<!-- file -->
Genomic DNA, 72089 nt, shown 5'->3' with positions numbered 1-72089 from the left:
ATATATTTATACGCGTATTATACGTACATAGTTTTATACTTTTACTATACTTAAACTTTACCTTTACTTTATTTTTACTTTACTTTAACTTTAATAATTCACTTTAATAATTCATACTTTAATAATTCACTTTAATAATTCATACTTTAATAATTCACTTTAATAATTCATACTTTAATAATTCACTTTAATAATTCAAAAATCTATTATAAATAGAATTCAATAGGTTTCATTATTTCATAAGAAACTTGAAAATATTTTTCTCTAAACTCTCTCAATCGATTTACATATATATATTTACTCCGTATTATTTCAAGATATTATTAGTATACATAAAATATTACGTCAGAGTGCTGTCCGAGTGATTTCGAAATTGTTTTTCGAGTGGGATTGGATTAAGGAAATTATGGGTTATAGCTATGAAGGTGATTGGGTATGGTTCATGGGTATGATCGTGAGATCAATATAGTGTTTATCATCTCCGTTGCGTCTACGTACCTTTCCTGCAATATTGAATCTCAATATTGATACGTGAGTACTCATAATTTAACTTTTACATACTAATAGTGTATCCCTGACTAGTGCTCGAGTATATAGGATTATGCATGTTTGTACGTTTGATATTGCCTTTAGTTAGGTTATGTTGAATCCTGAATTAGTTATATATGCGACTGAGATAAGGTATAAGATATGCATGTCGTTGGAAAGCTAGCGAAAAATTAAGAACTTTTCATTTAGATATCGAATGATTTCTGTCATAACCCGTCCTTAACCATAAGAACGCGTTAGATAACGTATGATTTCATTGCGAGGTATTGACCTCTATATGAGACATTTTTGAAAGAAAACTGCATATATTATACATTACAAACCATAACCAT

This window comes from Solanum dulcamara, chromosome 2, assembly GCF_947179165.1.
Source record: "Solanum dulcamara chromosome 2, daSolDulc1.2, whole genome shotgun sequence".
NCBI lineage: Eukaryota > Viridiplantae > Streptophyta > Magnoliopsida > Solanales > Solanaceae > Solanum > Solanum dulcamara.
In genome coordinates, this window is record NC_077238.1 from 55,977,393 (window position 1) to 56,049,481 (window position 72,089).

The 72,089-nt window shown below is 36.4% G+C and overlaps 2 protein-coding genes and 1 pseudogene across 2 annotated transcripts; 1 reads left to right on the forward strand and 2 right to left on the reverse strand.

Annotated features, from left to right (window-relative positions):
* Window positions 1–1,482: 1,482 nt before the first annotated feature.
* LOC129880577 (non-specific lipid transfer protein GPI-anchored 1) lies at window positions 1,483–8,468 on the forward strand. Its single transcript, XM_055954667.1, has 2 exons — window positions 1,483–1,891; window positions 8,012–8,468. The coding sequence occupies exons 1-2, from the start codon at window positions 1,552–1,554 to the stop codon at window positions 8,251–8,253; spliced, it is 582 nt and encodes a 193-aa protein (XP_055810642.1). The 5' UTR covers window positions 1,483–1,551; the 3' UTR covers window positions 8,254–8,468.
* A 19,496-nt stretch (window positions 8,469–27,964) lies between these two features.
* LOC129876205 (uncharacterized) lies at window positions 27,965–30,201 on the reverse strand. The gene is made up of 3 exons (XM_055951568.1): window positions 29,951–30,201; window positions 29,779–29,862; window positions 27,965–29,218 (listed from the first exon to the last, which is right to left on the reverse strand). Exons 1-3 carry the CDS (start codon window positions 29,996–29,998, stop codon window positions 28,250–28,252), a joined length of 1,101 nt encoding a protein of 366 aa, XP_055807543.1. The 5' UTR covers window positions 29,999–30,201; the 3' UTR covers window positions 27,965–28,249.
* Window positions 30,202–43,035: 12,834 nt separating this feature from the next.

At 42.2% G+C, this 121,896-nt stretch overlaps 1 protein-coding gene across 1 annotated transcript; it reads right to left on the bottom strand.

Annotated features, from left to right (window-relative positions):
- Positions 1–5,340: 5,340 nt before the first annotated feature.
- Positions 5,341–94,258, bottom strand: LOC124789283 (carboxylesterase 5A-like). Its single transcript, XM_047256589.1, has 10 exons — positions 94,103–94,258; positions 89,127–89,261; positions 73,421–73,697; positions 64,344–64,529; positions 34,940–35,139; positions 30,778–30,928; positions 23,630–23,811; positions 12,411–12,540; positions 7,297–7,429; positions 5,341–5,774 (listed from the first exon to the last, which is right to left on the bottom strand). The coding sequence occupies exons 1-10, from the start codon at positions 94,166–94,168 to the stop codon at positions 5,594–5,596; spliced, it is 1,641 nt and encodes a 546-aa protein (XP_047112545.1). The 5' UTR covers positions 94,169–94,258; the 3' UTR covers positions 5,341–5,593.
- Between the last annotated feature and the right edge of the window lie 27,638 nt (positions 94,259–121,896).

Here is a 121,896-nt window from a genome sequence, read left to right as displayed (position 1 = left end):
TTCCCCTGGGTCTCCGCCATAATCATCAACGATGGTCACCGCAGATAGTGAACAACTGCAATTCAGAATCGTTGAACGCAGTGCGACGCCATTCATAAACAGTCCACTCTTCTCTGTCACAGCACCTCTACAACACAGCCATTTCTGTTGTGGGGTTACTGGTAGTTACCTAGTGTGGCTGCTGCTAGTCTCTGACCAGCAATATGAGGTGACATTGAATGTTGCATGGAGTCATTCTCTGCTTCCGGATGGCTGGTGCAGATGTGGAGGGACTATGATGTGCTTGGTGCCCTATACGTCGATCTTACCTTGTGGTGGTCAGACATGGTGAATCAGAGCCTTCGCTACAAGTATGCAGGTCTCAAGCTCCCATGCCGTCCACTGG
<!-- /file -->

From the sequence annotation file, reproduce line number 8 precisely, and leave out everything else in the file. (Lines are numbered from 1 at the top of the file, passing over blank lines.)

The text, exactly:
Annotated features, from left to right (window-relative positions):